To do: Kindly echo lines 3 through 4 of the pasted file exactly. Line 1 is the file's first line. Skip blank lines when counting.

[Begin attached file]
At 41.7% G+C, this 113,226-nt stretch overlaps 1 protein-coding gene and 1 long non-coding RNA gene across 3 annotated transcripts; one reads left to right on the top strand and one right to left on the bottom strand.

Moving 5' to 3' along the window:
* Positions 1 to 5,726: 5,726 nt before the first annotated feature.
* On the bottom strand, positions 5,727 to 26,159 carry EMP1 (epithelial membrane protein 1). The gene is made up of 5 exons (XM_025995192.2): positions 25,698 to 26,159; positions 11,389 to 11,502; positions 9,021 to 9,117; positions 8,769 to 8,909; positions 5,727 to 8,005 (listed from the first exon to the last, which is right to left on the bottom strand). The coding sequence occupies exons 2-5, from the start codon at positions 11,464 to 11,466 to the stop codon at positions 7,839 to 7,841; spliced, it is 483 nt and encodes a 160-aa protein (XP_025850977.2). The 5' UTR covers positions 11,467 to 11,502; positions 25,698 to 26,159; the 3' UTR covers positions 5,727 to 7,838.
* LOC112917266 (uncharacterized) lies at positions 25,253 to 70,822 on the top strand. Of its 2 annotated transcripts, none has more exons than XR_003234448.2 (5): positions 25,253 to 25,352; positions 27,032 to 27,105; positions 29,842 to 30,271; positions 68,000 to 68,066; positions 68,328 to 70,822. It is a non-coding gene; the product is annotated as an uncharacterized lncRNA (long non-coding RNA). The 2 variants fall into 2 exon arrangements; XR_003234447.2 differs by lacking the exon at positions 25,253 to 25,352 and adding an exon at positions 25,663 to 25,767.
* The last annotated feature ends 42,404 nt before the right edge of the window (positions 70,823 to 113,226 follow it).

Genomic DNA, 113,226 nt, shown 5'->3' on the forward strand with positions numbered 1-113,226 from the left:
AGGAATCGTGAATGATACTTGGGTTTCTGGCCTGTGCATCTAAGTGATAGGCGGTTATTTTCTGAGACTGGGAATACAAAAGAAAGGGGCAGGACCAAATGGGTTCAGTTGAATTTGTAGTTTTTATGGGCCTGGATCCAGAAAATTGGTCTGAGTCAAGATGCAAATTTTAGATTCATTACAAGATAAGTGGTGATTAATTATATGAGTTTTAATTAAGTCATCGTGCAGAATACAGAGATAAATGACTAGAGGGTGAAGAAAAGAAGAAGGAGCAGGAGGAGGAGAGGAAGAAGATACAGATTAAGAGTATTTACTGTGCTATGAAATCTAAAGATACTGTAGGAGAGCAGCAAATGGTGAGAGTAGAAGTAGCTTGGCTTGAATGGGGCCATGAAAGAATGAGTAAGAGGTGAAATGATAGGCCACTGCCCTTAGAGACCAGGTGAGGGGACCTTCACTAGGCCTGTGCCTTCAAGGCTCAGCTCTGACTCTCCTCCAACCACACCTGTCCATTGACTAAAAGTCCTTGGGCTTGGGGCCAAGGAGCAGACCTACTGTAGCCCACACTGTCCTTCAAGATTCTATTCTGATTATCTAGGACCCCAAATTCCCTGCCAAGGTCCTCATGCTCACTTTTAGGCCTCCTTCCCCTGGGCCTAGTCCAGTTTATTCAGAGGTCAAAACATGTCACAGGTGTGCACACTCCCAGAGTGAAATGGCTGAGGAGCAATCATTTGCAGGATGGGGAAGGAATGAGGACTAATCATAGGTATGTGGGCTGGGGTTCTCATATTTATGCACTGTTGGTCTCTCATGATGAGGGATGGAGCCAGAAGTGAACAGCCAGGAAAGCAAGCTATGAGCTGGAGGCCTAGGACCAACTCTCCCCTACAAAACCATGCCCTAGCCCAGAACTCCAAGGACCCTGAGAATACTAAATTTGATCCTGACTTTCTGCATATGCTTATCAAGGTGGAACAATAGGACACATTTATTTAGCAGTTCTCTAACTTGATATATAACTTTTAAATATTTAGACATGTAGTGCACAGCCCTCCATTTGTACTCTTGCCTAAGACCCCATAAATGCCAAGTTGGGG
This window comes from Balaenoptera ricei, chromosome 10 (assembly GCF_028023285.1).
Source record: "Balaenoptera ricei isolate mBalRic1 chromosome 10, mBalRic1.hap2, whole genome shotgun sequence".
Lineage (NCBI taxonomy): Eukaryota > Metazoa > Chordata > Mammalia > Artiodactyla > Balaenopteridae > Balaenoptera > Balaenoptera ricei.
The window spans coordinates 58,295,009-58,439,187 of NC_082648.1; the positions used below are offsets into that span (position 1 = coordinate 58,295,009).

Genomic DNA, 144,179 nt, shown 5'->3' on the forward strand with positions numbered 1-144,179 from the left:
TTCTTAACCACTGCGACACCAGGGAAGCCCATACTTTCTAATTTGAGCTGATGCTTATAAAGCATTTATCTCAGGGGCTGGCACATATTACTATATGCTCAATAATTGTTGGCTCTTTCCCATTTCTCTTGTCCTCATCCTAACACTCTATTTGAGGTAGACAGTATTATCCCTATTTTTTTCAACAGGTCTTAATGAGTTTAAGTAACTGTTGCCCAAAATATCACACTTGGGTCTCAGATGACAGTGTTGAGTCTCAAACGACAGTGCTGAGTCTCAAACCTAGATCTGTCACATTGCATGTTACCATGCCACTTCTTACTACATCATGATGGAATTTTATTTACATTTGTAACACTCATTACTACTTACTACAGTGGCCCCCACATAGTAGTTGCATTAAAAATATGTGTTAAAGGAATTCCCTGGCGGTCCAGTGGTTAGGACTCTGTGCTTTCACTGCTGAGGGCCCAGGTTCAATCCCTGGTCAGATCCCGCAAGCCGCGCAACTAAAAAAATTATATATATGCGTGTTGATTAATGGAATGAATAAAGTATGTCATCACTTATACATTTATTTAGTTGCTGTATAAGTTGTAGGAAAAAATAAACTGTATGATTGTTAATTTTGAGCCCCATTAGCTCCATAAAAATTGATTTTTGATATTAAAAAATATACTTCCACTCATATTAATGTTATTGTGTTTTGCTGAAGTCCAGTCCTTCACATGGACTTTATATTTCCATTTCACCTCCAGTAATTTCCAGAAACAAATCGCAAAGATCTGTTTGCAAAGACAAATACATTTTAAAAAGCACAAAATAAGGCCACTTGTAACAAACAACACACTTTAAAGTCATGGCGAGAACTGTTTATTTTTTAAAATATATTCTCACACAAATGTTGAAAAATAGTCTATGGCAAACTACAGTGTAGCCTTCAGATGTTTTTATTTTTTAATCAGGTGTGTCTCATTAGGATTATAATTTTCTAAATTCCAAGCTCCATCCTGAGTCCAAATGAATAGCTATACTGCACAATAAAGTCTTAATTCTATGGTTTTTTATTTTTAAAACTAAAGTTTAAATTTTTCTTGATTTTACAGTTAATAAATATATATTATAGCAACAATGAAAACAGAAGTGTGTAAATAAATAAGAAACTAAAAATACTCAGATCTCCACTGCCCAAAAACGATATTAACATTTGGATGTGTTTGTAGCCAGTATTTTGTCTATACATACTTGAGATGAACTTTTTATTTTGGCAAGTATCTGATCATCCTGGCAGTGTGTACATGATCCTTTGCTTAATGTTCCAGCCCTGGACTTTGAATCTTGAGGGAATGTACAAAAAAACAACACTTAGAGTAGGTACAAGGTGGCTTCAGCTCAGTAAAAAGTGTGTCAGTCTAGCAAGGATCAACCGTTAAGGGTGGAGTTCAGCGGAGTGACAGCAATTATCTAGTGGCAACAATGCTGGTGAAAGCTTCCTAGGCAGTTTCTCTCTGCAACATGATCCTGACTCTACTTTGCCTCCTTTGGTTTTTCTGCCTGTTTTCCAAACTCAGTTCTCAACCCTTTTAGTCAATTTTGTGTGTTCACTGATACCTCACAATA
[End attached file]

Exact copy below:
* Positions 1 to 5,726: 5,726 nt before the first annotated feature.
* On the bottom strand, positions 5,727 to 26,159 carry EMP1 (epithelial membrane protein 1). The gene is made up of 5 exons (XM_025995192.2): positions 25,698 to 26,159; positions 11,389 to 11,502; positions 9,021 to 9,117; positions 8,769 to 8,909; positions 5,727 to 8,005 (listed from the first exon to the last, which is right to left on the bottom strand). The coding sequence occupies exons 2-5, from the start codon at positions 11,464 to 11,466 to the stop codon at positions 7,839 to 7,841; spliced, it is 483 nt and encodes a 160-aa protein (XP_025850977.2). The 5' UTR covers positions 11,467 to 11,502; positions 25,698 to 26,159; the 3' UTR covers positions 5,727 to 7,838.